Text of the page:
"The Luzhin Defence" also combines chess with madness. John Turturro plays Alexander (Sasha) Luzhin, a Russian-born grand master who goes to a huge villa by Northern Italy's Lake Como for a world championship chess tournament. He's a total weirdo, unkempt, inarticulate (his speech comes out by the eye-dropper), solitary, out of touch with everything but chess, his single fixation. But then he meets some visiting wealthy Russian émigrés, Natalia and her mother Vera. The latter, ostensibly vacationing, is husband-hunting for her daughter.

Between Luzhin and Natalia it is love at first sight for him, at second sight for her. She accepts Alexander's instant and bizarre proposal of marriage. Improbabilities are underlined by their lightning speed of those events, the lack of contact in this odd couple, the chic of the classy woman, the drabness of the man, the unexplored backgrounds of Natalia's family and the vagueness of her relationship with her progenitors.

The movie goes against the Hollywood canon of only having "beautiful people" meet. When charmer Cary Grant, 50, encounters ravishing Grace Kelly, 26, in "To Catch a Thief." it is delicious. But Turturro, who looks like someone who once had Bell's Palsy, and Watson? She is elegant and cute but no Venus. In looks, her mother (Geraldine James, now 50, famously familiar from the 1984 miniseries "The Jewel in the Crown") steals the show from Emily Watson.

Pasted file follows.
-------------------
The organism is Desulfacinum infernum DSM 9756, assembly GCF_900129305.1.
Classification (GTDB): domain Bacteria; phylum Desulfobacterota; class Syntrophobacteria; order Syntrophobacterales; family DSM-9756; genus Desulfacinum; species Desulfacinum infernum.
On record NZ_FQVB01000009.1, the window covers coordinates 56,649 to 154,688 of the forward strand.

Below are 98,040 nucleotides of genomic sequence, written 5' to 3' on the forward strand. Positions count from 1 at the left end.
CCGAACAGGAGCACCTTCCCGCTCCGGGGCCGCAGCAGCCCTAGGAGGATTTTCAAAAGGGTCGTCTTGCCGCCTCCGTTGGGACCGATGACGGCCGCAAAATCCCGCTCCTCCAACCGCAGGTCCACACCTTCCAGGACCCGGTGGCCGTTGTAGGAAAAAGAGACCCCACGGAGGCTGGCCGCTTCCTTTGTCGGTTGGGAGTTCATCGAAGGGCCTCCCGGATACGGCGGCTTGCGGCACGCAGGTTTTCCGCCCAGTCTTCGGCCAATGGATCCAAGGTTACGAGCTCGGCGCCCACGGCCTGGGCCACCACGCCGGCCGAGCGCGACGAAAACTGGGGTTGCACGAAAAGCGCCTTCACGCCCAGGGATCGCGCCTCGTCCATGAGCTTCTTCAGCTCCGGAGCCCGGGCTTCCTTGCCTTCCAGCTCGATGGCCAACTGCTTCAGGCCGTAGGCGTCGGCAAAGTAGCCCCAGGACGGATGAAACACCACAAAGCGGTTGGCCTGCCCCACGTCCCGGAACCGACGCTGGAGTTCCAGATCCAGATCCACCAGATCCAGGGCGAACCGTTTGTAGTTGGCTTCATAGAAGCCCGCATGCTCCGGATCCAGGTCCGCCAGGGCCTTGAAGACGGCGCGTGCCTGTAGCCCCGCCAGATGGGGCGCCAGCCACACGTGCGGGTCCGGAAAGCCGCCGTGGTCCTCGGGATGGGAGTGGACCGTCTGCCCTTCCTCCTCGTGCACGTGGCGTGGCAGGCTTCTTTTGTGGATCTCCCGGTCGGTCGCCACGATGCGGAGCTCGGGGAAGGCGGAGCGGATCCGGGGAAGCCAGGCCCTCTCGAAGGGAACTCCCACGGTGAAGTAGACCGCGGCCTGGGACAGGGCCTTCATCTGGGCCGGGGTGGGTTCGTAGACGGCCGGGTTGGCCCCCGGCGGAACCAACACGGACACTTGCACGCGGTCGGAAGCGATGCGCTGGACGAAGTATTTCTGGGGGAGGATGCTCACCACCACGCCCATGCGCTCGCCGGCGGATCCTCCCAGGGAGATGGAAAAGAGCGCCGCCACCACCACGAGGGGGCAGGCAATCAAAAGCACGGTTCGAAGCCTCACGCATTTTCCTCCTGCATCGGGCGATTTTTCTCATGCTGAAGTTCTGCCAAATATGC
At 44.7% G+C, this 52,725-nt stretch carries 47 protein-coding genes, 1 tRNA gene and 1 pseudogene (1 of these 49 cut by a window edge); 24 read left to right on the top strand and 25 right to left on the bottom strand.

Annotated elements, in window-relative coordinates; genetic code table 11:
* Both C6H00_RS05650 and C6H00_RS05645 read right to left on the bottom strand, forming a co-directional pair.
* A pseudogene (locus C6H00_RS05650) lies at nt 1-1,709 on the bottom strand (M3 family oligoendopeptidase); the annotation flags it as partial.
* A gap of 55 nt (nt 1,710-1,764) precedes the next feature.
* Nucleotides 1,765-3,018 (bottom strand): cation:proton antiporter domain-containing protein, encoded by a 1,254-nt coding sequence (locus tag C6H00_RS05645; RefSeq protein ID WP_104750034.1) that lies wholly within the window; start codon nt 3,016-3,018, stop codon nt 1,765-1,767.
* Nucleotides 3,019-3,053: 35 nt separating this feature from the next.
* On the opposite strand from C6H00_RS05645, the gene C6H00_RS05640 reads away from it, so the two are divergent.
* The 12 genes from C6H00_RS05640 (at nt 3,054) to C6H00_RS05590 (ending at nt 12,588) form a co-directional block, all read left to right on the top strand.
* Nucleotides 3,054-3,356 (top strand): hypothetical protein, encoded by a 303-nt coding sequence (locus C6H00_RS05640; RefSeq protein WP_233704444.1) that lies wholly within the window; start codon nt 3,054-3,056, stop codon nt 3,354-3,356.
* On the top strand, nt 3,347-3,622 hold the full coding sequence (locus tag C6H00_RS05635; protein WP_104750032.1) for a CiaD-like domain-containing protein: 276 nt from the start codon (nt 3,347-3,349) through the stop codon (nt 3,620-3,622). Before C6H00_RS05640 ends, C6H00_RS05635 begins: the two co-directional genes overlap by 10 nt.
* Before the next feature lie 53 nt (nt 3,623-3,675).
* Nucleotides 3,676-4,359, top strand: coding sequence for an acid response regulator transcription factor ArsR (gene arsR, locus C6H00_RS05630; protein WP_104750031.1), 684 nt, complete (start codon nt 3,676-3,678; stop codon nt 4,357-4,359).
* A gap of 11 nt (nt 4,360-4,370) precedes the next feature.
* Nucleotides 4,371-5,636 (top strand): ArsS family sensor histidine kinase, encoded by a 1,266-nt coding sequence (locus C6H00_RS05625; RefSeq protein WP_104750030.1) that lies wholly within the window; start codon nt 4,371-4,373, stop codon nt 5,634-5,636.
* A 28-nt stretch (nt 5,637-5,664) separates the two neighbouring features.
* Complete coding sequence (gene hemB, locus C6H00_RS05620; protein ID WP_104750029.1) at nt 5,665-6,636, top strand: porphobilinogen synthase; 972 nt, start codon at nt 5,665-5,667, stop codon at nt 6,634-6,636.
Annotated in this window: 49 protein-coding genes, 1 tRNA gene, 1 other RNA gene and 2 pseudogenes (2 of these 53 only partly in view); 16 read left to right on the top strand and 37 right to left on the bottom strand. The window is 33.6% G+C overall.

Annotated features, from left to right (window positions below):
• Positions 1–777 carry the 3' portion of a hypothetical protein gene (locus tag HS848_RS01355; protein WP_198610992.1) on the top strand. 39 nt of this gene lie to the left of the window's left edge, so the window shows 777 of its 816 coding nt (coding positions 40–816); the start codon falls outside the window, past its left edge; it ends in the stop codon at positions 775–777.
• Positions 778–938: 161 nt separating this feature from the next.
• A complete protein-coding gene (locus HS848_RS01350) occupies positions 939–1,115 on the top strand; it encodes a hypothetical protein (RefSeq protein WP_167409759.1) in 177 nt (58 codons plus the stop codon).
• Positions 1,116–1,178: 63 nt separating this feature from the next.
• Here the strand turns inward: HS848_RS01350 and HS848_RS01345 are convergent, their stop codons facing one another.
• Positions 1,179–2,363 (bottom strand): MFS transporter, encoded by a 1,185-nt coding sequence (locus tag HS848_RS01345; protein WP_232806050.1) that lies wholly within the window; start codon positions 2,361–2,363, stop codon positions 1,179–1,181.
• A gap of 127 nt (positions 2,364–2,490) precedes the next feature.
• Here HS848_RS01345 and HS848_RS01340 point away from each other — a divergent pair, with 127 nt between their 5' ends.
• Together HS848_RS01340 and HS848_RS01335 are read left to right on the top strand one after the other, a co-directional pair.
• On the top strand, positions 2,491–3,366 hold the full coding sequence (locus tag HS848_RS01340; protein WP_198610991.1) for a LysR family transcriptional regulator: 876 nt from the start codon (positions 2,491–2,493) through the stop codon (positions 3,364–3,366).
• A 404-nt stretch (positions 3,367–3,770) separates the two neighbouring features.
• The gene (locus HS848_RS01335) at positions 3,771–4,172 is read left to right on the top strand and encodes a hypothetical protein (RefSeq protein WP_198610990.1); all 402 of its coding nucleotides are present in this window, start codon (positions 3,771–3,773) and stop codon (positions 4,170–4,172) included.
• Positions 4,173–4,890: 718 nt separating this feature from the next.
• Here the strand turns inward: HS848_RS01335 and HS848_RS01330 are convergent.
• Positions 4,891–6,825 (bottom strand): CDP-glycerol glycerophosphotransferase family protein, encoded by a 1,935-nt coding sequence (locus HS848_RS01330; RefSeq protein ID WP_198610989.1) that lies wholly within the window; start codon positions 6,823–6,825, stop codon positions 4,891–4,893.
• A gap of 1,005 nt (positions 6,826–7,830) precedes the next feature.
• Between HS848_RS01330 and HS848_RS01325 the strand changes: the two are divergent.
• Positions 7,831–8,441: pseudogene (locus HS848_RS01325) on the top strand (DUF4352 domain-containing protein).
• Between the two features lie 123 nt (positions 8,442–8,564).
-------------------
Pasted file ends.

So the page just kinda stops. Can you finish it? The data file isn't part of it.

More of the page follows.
(In praise of older women, someone ought to make a list of movies in which mature moms outshine their daughters),

The story keeps your attention yet gets increasingly unlikely. Luzhin is eminently unsexy. Sweet Natalia is not about to ignite any male fires. But there is a sex sequence of mixed metaphors. The engaged couple making love in bed alternate its many rapid shots of sex movements with shots of chess moves. Come, come...